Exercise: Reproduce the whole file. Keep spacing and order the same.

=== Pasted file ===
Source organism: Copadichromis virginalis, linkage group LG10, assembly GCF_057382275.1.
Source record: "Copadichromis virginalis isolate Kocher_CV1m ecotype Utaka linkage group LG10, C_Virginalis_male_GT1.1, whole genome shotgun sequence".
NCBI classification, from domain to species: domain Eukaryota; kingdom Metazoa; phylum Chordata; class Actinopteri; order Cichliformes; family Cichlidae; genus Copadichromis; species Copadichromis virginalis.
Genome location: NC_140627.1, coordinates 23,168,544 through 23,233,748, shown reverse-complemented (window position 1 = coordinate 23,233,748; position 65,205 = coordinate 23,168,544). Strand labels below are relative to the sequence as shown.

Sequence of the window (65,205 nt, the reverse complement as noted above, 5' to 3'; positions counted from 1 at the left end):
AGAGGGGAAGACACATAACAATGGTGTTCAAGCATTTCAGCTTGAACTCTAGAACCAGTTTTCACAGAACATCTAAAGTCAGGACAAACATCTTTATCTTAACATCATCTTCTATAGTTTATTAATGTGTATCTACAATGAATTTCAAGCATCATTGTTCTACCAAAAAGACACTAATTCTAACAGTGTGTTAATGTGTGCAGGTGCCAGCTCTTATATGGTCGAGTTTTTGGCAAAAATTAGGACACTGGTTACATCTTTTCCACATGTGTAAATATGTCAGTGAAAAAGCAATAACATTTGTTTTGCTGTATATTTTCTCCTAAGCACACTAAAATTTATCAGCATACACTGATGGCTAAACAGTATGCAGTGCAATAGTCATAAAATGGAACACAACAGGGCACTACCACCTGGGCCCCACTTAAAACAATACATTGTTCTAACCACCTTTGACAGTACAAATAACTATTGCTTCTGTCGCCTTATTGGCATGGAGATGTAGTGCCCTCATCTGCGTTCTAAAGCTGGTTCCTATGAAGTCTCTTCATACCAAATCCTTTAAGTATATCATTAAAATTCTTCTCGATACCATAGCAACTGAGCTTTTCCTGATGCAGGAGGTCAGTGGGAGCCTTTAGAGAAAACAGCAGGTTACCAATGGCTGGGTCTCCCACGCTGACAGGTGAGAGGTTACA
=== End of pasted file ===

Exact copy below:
Source organism: Copadichromis virginalis, linkage group LG10, assembly GCF_057382275.1.
Source record: "Copadichromis virginalis isolate Kocher_CV1m ecotype Utaka linkage group LG10, C_Virginalis_male_GT1.1, whole genome shotgun sequence".
NCBI classification, from domain to species: domain Eukaryota; kingdom Metazoa; phylum Chordata; class Actinopteri; order Cichliformes; family Cichlidae; genus Copadichromis; species Copadichromis virginalis.
Genome location: NC_140627.1, coordinates 23,168,544 through 23,233,748, shown reverse-complemented (window position 1 = coordinate 23,233,748; position 65,205 = coordinate 23,168,544). Strand labels below are relative to the sequence as shown.

Sequence of the window (65,205 nt, the reverse complement as noted above, 5' to 3'; positions counted from 1 at the left end):
AGAGGGGAAGACACATAACAATGGTGTTCAAGCATTTCAGCTTGAACTCTAGAACCAGTTTTCACAGAACATCTAAAGTCAGGACAAACATCTTTATCTTAACATCATCTTCTATAGTTTATTAATGTGTATCTACAATGAATTTCAAGCATCATTGTTCTACCAAAAAGACACTAATTCTAACAGTGTGTTAATGTGTGCAGGTGCCAGCTCTTATATGGTCGAGTTTTTGGCAAAAATTAGGACACTGGTTACATCTTTTCCACATGTGTAAATATGTCAGTGAAAAAGCAATAACATTTGTTTTGCTGTATATTTTCTCCTAAGCACACTAAAATTTATCAGCATACACTGATGGCTAAACAGTATGCAGTGCAATAGTCATAAAATGGAACACAACAGGGCACTACCACCTGGGCCCCACTTAAAACAATACATTGTTCTAACCACCTTTGACAGTACAAATAACTATTGCTTCTGTCGCCTTATTGGCATGGAGATGTAGTGCCCTCATCTGCGTTCTAAAGCTGGTTCCTATGAAGTCTCTTCATACCAAATCCTTTAAGTATATCATTAAAATTCTTCTCGATACCATAGCAACTGAGCTTTTCCTGATGCAGGAGGTCAGTGGGAGCCTTTAGAGAAAACAGCAGGTTACCAATGGCTGGGTCTCCCACGCTGACAGGTGAGAGGTTACA